It’s Sunday afternoon, the clouds are rolling in, and it’s supposed to start storming in a couple of hours. I have a salad to make, bills to pay, and about an hour left before my daughter returns from a play date with my cousin requiring my undivided attention. You know what that means: one, two, three….blog!
Okay, so that was a big lead up. Now what?
Oh, right. First off, a quick heads up about Along for the Ride, which will NOT be out in paperback this summer (I know, I know). However, we do have some kind of cool stuff going on with it. Penguin, my awesome publisher, is re-releasing the hardback with some extra bonus materials. Now, I’m not sure exactly what’s going to be there—I haven’t seen a copy yet, and in fact do not know when they will hit stores—but I have heard rumors of a playlist, and a map of Colby, the town, as well as an essay that I wrote about the book and how I spent last summer, when it came out. The essay, I have to say, was the most fun part of me, as it was the first chance I’ve had to have a kind of commentary alongside one of my books. Plus I got to write about the beach, which is pretty much my favorite place ever. So much so that we now have a countdown on a dry erase board on our fridge, keeping track of the days until we go there for the first time this year. A little over forty remain. Hooray for that!
Speaking of writing, I get asked a lot of questions about writer’s block, and feel that I never have good answers. The truth is, I get stuck a lot, and it usually means I’ve done something that didn’t belong in the story. I like to think of it like taking the wrong exit or wrong turn on a road trip. You have to go back to the last place you recognized and take another tack. Sometimes it’s bad—like, step back, and have to rewrite half the the book to fix a problem—and sometimes it’s REALLY bad, like throw out the whole book and start over. I’ve had both of those things happen. But Meg Cabot is one of the most prolific authors ever. She can’t ever get stuck right? WRONG! And she wrote this awesome blog post all about it. You can check it out here. Maybe if you’re stuck, her method is just what you need. Can’t hurt, right?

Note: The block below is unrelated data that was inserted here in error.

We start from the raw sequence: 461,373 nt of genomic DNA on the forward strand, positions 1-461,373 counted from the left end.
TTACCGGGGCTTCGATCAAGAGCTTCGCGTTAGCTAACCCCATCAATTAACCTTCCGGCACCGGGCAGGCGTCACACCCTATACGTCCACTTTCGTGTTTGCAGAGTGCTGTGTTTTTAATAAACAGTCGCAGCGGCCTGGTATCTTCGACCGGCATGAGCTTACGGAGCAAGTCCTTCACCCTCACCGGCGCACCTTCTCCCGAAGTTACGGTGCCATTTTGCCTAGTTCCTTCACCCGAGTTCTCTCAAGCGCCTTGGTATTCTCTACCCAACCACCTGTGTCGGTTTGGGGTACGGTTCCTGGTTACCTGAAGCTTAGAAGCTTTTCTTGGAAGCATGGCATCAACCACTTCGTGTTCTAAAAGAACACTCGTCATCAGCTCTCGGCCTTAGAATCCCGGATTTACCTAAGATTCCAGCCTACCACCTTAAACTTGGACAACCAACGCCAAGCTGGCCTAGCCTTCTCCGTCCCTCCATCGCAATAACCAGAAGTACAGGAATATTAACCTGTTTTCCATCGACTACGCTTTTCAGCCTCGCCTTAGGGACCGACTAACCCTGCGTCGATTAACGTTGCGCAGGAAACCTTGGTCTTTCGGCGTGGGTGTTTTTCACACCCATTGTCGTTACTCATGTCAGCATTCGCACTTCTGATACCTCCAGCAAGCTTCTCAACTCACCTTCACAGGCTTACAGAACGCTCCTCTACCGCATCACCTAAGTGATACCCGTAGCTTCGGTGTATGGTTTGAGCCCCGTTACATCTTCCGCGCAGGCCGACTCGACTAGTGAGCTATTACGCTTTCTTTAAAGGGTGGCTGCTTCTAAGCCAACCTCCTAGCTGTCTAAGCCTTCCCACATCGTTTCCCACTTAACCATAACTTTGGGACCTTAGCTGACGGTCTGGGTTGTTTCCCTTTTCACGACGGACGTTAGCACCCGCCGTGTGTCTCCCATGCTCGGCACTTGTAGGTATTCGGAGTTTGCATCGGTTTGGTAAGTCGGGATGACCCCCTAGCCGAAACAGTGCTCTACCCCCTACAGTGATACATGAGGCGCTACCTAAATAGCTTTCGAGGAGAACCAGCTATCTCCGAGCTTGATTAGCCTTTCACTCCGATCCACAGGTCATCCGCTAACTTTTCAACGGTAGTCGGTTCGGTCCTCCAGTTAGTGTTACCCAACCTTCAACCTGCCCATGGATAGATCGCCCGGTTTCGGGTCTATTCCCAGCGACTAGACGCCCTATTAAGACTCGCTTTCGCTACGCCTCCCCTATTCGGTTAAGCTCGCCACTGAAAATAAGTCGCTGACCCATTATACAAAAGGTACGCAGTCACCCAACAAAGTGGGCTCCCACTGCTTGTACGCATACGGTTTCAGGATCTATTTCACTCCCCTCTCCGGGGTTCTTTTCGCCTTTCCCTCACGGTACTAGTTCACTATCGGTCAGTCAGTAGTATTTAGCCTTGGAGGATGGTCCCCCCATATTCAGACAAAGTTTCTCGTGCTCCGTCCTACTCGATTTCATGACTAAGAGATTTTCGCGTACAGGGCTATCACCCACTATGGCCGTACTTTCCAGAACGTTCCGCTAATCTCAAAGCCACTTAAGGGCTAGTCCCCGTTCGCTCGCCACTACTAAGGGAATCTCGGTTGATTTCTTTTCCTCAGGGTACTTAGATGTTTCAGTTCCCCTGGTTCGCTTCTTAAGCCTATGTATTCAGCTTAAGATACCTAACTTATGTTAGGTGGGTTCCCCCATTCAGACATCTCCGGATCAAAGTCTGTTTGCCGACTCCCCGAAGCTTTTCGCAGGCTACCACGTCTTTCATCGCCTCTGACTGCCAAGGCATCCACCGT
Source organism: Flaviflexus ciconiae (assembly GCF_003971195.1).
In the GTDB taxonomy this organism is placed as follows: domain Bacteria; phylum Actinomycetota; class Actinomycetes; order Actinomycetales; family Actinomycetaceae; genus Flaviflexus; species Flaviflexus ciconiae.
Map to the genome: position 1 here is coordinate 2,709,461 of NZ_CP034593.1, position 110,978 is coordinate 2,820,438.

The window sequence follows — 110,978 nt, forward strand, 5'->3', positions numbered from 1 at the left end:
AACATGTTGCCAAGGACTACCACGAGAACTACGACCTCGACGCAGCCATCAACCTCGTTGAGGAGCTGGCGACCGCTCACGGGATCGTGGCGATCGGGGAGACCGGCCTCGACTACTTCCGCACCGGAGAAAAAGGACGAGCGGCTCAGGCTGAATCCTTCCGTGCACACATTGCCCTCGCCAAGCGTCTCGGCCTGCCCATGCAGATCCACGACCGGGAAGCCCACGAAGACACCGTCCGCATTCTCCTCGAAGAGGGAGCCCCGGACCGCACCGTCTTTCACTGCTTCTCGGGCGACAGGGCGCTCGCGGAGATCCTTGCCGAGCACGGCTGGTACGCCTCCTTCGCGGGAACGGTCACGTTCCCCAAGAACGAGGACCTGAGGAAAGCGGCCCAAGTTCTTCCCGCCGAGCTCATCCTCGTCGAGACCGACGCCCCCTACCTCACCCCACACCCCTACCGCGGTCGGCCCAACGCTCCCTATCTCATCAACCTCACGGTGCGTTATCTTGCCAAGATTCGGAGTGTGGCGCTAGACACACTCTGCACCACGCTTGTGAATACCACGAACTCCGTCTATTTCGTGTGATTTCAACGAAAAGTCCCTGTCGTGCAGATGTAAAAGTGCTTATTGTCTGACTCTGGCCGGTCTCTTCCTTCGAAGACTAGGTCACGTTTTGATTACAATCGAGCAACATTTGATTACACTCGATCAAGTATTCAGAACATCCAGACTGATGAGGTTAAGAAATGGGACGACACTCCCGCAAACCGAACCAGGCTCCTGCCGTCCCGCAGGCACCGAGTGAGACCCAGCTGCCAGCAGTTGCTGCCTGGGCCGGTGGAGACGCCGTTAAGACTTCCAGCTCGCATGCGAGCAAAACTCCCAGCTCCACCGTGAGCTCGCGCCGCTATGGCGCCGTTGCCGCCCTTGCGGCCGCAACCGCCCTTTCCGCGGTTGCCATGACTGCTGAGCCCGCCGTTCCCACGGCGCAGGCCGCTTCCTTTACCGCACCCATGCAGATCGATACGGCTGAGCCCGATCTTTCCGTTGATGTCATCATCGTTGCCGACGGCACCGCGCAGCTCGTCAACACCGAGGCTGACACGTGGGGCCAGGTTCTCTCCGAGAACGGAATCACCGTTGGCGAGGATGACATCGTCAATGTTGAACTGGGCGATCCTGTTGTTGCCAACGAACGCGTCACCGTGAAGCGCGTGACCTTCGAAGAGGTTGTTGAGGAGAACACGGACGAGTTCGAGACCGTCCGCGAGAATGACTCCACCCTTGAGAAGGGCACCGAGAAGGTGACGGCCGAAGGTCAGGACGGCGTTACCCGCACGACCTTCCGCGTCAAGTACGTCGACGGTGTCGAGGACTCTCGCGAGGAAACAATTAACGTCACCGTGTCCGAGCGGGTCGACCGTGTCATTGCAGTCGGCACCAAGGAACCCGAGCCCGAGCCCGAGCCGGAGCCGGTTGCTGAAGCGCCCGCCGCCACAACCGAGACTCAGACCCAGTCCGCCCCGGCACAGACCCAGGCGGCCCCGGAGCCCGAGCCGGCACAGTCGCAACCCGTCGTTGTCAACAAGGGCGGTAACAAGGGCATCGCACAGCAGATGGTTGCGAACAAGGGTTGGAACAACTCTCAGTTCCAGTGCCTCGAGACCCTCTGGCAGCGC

Finally, you know you’re reading too much US Weekly when you actually start worrying about celebrities. Since all the news starting breaking about Sandra Bullock and her marriage, I’ve just been SO bummed out for her. I think because she just, you know, seems like a really nice person. A good person. And you want good things for her. But then all this good stuff happens—wonderful husband! two huge movies! Oscar!—and someone pulls the rug out from under her. It’s not like she’s the first celeb to have marriage woes (hello, Elin Woods) but for some reason I just feel it more with her. Maybe it’s also because when I was in first grade, we lived in Arlington, VA for a year while my dad had a sabbatical at the Folger Shakespeare Library, and one of my best friends in the neighborhood there was a girl named Sandy. I don’t remember what she looked like, and have no pictures, but Sandra Bullock IS close to my age and grew up there. So of course, I’ve decided we were childhood friends. (How many Sandys can there be in Arlington, really?) All right, it’s a bit of a long shot. Clearly, it’s time to go back to Newsweek and the Economist, give the tabloids a break. Think I’ll do that.
I know, I know. The Economist was a bit of a stretch. Just wanted to see if you were paying attention!